5 years ago on Valentine’s day after the darkest time of my life I took a burger van onto Queens gardens to feed the homeless and to give something back for the support I’d had from the public during this time.
This opened my eyes to the problem we face with homelessness and I was confident I could do more to help.
Starting with spending £5 on hotdogs 40 people were fed one night following, and from then till now i’ve met some amazing people on the way that we’ve helped and have helped us. Now 5 years on with the support of a fantastic team of volunteers and people donating and supporting our non profit community organisation on Facebook we are able to offer so much more.
Not only do we feed the homeless but we are much more than just a soup kitchen.
We also offer a support hub with online access to help people with benefits and housing applications, something that has become much needed during the pandemic with nearly everything being done online, this helps end homelessness for some people.
We offer food hampers for people struggling and having to choose between paying rent or buying food, this helps prevent homelessness.
We offer the time to listen to people when they’re at their lowest point and see how we can help via signposting.
We’ve helped with cases of domestic violence and worked with other organisations.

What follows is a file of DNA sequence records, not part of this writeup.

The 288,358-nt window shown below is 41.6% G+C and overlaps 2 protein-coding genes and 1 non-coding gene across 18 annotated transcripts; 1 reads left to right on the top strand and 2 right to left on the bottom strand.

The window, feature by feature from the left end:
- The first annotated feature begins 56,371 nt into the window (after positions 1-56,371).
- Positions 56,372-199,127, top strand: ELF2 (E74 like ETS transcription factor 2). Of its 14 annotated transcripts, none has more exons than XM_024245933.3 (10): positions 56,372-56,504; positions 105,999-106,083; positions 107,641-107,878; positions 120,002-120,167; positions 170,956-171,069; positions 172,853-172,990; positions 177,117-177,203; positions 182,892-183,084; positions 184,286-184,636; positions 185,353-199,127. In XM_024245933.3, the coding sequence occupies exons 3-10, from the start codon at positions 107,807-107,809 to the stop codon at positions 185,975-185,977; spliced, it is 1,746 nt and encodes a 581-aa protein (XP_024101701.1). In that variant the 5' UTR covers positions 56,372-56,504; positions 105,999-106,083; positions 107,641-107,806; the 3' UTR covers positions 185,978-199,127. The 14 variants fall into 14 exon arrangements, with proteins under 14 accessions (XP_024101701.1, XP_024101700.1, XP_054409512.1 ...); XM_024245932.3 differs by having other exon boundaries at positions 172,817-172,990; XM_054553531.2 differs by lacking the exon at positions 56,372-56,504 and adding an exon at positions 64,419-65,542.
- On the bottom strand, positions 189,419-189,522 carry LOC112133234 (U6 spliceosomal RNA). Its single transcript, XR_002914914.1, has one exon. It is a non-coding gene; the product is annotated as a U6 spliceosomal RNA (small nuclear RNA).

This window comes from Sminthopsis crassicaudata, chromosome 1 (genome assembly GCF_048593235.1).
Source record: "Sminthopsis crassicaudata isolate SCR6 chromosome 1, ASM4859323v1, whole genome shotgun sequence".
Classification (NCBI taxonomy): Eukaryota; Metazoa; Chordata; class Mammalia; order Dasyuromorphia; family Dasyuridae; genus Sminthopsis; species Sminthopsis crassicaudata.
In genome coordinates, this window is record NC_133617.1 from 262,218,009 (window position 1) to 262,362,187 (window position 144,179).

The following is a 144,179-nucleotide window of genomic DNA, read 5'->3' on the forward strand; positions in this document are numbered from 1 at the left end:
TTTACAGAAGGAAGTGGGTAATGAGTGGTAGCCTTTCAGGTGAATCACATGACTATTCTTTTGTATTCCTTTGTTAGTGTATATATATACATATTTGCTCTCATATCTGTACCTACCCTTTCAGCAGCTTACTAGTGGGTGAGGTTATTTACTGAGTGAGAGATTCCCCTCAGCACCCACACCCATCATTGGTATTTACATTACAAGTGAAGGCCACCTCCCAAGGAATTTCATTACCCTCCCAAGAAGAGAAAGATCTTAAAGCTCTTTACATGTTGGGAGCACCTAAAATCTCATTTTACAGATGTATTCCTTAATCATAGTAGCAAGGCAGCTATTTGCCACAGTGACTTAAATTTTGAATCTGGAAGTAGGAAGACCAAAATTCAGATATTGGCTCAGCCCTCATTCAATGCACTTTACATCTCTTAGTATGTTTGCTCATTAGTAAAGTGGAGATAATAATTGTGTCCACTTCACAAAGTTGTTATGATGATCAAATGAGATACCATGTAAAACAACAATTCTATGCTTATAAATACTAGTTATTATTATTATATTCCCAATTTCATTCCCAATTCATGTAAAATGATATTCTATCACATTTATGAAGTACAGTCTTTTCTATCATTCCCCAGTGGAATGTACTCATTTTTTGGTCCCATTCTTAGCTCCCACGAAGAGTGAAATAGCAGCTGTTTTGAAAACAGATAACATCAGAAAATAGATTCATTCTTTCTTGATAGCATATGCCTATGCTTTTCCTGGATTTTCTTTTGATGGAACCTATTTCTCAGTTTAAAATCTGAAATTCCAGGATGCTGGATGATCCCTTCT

We offer help to all others helping the homeless even those that you’ll see on Facebook pulling us down because we’ve learnt that if you really care about the homeless you need to support those helping them.
We are supported by Humber Medical services plus who offer medical advice and treatment at our support hubs to anyone that needs it thanks to our soup kitchen support vehicle.
We are not a registered charity the reason we was told for refusal was that we do to much and don’t fit into 1 box. Because of this we have continued to stay as a non profit community organisation but we are registered with companies house the same as lots of other organisations helping the homeless this way we can help much more people.
We receive no government or council funding, don’t take a wage and have only managed to do what we do with the help of the public who have made this journey possible.